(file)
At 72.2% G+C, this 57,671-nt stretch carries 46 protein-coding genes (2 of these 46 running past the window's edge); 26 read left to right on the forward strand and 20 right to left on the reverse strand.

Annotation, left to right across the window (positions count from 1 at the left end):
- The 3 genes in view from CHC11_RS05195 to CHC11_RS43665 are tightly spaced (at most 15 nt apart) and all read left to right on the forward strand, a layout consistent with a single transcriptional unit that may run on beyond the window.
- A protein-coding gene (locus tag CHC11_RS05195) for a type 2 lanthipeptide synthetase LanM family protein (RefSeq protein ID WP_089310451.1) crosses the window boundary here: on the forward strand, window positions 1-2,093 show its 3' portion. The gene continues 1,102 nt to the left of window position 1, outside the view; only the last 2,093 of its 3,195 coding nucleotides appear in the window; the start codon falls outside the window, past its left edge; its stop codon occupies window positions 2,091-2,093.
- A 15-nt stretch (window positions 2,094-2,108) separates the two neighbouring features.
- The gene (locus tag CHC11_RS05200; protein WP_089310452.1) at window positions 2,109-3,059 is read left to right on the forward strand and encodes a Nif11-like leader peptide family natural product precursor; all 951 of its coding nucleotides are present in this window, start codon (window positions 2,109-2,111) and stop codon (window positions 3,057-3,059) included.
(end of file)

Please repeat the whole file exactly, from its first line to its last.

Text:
At 72.2% G+C, this 57,671-nt stretch carries 46 protein-coding genes (2 of these 46 running past the window's edge); 26 read left to right on the forward strand and 20 right to left on the reverse strand.

Annotation, left to right across the window (positions count from 1 at the left end):
- The 3 genes in view from CHC11_RS05195 to CHC11_RS43665 are tightly spaced (at most 15 nt apart) and all read left to right on the forward strand, a layout consistent with a single transcriptional unit that may run on beyond the window.
- A protein-coding gene (locus tag CHC11_RS05195) for a type 2 lanthipeptide synthetase LanM family protein (RefSeq protein ID WP_089310451.1) crosses the window boundary here: on the forward strand, window positions 1-2,093 show its 3' portion. The gene continues 1,102 nt to the left of window position 1, outside the view; only the last 2,093 of its 3,195 coding nucleotides appear in the window; the start codon falls outside the window, past its left edge; its stop codon occupies window positions 2,091-2,093.
- A 15-nt stretch (window positions 2,094-2,108) separates the two neighbouring features.
- The gene (locus tag CHC11_RS05200; protein WP_089310452.1) at window positions 2,109-3,059 is read left to right on the forward strand and encodes a Nif11-like leader peptide family natural product precursor; all 951 of its coding nucleotides are present in this window, start codon (window positions 2,109-2,111) and stop codon (window positions 3,057-3,059) included.